MUHUZZA, BAHRAIN // As far as three-year-old Zainab is concerned, her father has not come home for a month because he is a hero, off doing good deeds.
He is ever-present, though. Zainab sometimes asks to see his belongings, and she parades them around the room after her mother dutifully retrieves them.
On Zainab's birthday, a gift appeared, signed by her absent hero.
What Zainab's mother, Fatema, is at pains to admit to her daughter is that the present was actually from her. Her arms flexing and writhing with anxiety, Fatema, 24, explains out of Zainab's earshot how police arrested her husband in November. In January, he was charged in connection to violent anti-government activity.
All but 23 of the 662 Bahrainis arrested in unrest-related circumstances have been men, according to the Bahrain Centre for Human Rights. But the women left on the outside feel the punishment, too.
They must cope with the loss of their husbands' income, run households on their own and parry questions about missing fathers and brothers from mouths too young to grasp what it all means.
But the repercussions of missing men are more than personal and psychological. The challenges faced by families torn apart by the turmoil are a microcosm of the divisions splitting the country.
King Hamad bin Issa Al Khalifa last week invited the opposition to resume talks aimed at ending a two-year political stalemate.
Khalil Al Marzouq, a senior official in Wefaq, cautiously welcomed the offer on behalf of five opposition associations.
Fearful that security forces would return in the wake of her husband's arrest, Fatema fled their home with their child and now lives with other family members. Jalila, a middle-aged volunteer from the main opposition bloc, Al Wefaq, urged her to go to court and contest her husband's detention.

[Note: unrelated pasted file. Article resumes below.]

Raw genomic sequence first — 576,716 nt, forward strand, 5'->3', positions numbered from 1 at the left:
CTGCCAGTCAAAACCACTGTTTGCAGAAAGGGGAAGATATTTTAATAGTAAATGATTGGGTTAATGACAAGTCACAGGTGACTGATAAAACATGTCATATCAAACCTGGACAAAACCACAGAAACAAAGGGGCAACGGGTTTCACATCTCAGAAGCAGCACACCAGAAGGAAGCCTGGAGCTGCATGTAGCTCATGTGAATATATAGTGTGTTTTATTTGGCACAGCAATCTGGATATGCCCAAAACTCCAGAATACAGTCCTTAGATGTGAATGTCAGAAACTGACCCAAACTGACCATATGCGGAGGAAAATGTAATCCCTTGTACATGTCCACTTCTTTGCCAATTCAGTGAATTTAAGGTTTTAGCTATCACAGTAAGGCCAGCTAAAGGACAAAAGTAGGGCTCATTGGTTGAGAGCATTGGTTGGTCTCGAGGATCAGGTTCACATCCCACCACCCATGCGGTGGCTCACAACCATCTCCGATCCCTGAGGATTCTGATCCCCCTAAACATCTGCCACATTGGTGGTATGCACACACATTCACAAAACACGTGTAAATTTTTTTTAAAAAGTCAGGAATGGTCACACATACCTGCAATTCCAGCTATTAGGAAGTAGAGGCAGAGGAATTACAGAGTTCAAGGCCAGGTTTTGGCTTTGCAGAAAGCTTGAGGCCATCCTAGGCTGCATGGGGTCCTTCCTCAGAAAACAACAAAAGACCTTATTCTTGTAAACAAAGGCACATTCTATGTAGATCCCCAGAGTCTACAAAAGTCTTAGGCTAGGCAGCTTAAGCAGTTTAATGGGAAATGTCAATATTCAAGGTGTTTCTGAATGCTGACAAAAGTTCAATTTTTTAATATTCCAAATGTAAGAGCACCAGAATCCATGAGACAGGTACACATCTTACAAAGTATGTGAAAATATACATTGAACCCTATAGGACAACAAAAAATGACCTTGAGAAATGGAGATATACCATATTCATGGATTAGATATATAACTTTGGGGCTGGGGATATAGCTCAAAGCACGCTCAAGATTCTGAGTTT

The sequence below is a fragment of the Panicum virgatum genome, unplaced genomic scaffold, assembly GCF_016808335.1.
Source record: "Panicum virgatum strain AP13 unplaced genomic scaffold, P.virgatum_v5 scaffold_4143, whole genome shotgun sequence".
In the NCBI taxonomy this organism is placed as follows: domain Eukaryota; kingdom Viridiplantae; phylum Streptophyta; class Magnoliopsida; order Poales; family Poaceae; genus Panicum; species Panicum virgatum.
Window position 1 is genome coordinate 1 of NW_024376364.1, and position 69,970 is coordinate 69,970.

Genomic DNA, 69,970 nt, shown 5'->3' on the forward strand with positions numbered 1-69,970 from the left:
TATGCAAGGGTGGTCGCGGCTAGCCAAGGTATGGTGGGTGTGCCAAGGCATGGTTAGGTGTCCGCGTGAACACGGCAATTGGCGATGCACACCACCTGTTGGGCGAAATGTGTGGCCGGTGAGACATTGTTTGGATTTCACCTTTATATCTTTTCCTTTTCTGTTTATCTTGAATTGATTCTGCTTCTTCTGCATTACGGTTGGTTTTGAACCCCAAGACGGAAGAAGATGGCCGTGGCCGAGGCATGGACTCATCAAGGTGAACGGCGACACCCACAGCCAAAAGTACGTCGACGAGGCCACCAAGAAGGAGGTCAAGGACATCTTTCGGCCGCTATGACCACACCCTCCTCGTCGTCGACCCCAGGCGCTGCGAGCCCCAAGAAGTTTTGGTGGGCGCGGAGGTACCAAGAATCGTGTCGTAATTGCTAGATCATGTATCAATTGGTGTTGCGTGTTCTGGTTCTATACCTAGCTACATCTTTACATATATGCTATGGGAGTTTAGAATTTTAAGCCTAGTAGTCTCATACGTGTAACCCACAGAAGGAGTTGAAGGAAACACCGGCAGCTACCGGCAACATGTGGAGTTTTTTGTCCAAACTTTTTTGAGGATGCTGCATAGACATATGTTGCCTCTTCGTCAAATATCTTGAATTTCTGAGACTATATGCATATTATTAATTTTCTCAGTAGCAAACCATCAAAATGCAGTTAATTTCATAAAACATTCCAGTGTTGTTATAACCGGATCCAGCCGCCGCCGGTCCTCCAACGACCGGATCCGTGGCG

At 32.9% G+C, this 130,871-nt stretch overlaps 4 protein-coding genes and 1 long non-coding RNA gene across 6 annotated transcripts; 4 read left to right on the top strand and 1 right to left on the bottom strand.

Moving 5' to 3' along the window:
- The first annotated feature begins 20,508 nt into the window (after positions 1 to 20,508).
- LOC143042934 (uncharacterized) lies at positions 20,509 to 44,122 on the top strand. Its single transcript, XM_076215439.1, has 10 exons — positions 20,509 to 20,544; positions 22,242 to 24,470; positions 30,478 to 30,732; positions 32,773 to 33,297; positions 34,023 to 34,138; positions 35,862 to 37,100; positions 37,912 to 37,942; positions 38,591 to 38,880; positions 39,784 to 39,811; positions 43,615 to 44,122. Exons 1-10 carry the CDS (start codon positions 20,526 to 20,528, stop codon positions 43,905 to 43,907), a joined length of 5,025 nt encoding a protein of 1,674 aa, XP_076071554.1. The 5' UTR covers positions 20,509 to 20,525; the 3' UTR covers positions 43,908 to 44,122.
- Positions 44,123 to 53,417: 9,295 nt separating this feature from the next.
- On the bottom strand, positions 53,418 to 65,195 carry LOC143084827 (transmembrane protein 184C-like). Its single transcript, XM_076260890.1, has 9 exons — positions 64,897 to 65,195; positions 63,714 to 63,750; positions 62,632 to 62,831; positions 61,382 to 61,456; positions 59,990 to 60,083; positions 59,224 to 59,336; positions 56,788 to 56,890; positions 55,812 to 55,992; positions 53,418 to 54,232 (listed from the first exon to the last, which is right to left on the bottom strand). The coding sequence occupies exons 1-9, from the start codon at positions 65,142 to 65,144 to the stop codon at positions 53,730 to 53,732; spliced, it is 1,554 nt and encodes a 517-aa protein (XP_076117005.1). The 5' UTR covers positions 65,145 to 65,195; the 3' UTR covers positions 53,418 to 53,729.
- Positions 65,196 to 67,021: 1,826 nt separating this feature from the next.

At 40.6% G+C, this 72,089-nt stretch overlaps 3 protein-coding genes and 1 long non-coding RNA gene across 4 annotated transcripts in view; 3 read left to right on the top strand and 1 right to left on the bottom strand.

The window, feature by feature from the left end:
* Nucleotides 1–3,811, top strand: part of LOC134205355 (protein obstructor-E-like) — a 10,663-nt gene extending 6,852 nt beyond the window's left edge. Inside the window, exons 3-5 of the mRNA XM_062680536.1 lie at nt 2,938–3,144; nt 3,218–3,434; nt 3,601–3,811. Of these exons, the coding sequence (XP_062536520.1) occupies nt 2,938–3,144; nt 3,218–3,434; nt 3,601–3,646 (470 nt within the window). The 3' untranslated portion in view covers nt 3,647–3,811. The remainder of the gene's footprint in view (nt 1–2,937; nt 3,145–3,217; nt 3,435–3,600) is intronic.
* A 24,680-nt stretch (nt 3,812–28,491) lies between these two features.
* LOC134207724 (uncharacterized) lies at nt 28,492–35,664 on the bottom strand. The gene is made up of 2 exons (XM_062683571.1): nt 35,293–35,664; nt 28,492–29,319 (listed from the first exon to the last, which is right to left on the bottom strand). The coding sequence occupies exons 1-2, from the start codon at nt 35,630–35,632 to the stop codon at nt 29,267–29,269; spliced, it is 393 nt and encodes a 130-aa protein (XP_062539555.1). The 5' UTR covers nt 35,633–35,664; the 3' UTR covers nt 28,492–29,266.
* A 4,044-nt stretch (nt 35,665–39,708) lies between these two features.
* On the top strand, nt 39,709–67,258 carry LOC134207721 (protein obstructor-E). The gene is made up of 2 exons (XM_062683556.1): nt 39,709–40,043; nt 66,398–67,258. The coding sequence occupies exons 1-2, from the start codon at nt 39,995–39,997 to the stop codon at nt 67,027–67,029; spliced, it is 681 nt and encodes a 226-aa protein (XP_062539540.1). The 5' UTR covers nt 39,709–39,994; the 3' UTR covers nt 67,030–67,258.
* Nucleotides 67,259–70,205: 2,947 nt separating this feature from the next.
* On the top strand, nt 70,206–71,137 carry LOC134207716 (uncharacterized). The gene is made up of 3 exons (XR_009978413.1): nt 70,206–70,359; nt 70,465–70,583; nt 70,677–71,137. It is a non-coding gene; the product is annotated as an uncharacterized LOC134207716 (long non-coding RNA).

"There are so many houses like this," Jalila said. "Bahraini women are running everything. Her children are traumatised, her husband is in jail, but she is still standing."
Down the road from Fatema, another woman, Amina, watches over her three children, aged 4, 7, and 14. Her husband, 50, went into hiding three weeks earlier after an arrest warrant was issued for him.
"They stopped the salary of my husband, who was the breadwinner," she said. It is not just food she worries about. Her 14-year-old son has sickle-cell anaemia and often needs medical care.
"The whole population needs rehab. We ourselves need rehab," said Jihan Kazerooni, who recently helped found Bravo, a non-governmental organisation that offers counselling to families and victims. But these women lack the resources and time to avail themselves of counselling and there is very little cultural awareness of mental illness, Ms Kazerooni said.
Bravo has seven members, three of whom are medical doctors although none have training in mental-health care, particularly trauma-related disease. "We don't have the capacity or the people to deal with trauma cases," she added.